Clayton News-Star

Clayton could hike salaries

Based on a pay study, Clayton’s payroll looks to swell another $96,000 in the coming year.

The findings are the second half of a two-year pay study comparing town employee salaries with the same jobs in similar, nearby towns. If the Town Council goes along, it will have increased total payroll more than $300,000 in two years. That’s an average approaching $2,000 per employee.

This year’s results aren’t as dramatic as last year’s, which added $212,576 to the payroll budget, including one position receiving a $25,000 increase. Rebecca Veazy of the MAPS Group examined 61 employees doing 45 jobs in Clayton and recommended moving 41 workers up at least one pay grade. But she also recommended moving four jobs down and keeping 16 the same.

Veazy said she doesn’t consider the proposed increases raises.

“Our study is about jobs, not people,” she said. “We’re looking at duties in jobs and identifying proper classification, using duties to compare positions in different markets and adjusting salary ranges to meet the market. Employees that are found behind market get ‘catch-ups’ to where they should be already, not increasing pay.”

Still, the majority of the 61 employees will receive some kind of raise. The increase depends on a number of factors: the recommended jump in pay grade, how long an employee has been with the town and that worker’s current salary.

In all, the study recommends adding $96,339 in payroll for the 41 upgraded positions; the other 20 will see no change in their salary, for better or worse.

Employees will make at least the recommended minimum, plus 1 percent per each year of service. If an employee’s current salary is already higher than the recommended new minimum plus the years, he or she will still receive a 2.5 percent increase if the position’s pay grade goes up.

The majority of employees fall in the latter camp, including employees in jobs scheduled for the biggest grade jumps. For auditorium operations coordinator and deputy town manager, the study recommends an increase of four pay grades. But even with that bump, those employees already make more than they would under the pay formula and will receive the 2.5-percent raise instead. On the other end of the spectrum, development support services specialist, a position in the planning department, was downgraded four pay levels.

The study recommends significant grade increases for the parks and recreation director, box office/administrative coordinator and parks maintenance supervisor, but those won’t translate into big raises. As parks and recreation director, Larry Bailey makes $87,360, and the study recommends bumping him up three pay grades. Based on the recommendation and Bailey’s 26 years with the town, he would see a new salary of $87,504. But because the raise would be so slim, he would get the 2.5 percent.

Of the raises, many are in the $2,000 to $4,000 range. Town Manager Steve Biggs said he would not release the proposed new salaries. The Town Council has not voted on them, and state law only requires governments to release current salaries, not prospective ones, he said.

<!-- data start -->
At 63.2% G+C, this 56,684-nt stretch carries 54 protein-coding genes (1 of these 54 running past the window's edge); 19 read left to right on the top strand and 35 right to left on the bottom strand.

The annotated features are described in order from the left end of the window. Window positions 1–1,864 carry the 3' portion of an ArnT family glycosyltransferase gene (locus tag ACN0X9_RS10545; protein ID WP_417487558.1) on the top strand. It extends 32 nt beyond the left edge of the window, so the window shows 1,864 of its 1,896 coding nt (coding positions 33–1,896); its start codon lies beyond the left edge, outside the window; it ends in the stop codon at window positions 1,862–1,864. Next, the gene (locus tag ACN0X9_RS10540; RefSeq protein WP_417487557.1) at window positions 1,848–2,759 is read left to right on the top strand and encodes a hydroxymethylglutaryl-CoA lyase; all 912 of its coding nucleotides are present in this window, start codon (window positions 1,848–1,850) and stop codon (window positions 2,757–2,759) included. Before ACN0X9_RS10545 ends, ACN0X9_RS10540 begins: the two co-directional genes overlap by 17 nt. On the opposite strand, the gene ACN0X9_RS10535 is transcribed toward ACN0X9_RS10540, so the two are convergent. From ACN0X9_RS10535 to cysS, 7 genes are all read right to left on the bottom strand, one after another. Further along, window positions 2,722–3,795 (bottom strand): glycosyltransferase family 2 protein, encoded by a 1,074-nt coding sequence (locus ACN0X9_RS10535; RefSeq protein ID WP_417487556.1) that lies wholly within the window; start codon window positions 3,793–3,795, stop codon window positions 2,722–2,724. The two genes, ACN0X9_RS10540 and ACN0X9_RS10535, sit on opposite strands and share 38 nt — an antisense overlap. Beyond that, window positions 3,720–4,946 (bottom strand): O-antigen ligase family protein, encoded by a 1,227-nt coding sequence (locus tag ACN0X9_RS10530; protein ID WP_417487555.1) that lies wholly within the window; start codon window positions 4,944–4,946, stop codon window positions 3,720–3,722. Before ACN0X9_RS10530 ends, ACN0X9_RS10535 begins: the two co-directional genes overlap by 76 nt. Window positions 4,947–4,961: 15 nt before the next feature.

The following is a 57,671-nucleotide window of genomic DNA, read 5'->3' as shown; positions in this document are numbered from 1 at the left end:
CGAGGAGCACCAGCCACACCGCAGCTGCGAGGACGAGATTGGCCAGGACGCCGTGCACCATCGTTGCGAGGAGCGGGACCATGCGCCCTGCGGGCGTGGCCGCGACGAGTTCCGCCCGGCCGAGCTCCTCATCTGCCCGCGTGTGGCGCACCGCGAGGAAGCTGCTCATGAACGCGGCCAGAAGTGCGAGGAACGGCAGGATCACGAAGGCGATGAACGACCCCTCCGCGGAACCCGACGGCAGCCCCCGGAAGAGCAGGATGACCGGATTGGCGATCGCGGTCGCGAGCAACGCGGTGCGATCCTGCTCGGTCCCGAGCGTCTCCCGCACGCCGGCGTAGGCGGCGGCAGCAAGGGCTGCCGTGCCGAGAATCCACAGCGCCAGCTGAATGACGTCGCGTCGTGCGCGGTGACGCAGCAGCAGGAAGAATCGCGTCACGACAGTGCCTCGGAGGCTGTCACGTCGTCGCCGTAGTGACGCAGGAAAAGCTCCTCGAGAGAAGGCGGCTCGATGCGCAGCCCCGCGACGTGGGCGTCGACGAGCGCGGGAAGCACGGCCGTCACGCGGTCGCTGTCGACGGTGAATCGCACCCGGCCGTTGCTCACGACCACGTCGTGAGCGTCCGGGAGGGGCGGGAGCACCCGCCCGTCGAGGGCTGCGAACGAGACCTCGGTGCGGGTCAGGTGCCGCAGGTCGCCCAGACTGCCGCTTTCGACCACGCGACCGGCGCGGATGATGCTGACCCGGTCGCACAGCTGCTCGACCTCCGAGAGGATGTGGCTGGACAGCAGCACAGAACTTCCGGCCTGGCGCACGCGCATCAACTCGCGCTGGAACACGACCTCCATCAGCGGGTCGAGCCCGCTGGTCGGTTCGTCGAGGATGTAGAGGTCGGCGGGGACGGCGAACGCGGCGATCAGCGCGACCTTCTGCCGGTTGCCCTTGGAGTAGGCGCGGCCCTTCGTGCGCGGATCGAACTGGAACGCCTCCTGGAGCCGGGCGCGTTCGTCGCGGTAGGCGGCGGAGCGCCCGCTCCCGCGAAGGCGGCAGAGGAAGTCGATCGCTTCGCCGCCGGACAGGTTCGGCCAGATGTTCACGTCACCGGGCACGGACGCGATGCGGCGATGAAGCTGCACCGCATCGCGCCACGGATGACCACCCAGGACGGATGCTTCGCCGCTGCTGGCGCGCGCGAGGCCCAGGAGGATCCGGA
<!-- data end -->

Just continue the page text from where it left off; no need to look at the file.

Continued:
With many positions in line to see a 2.5-percent increase instead of a raise based on the pay study’s recommended minimum and years of employment, it seems as if town pay has outpaced the pay study.

Biggs said the town commissioned the study in order to recalibrate salaries after the stagnant years of the recession.

“We had an eight-year period, due to economic slowdown, where we did not give attention to the adequate compensation necessary for recruitment and retention purposes,” Biggs said. “At the beginning of last year, we began to repeat the process of evaluating the town’s position as an employer relative to the market.”

Biggs said the town is in a good position to absorb the additional $96,000 in payroll. Recent growth in Clayton has resulted in a broader tax base and more building and zoning fees.

“In this revived economy, with development picking up in the Route 42 corridor and the Route 70 corridor, we’re seeing quality growth in revenue sources,” Biggs said.

The study compares Clayton to Apex, Cary, Fuquay-Varina, Garner, Holly Springs, Raleigh, Selma, Smithfield, Wake Forest and Wake and Johnston counties. The recommendations in the study would place Clayton in the middle of the pack for many positions. For planning director, Clayton’s recommended hiring salary of $72,918 dwarfs Selma and Smithfield, is fairly even with Fuquay-Varina and Holly Springs, but behind Garner and Raleigh by wide margins.

“We try to stay as close to the Wake County towns as we can,” Biggs said. “We’re all drawing on the same talent pool, but Wake has the advantage of sales-tax revenues that are just so substantially more than what we have here. If we have similar property taxes, they’re still awash in sales tax revenues. We may not be able to beat their salaries, but we think we can get close enough and offer more in other areas like quality of life.”

The town council will not take separate action on the proposed salaries, except to approve or modify them in the upcoming budget adoption.

Drew Jackson: 919-553-7234, Ext. 104; @jdrewjackson

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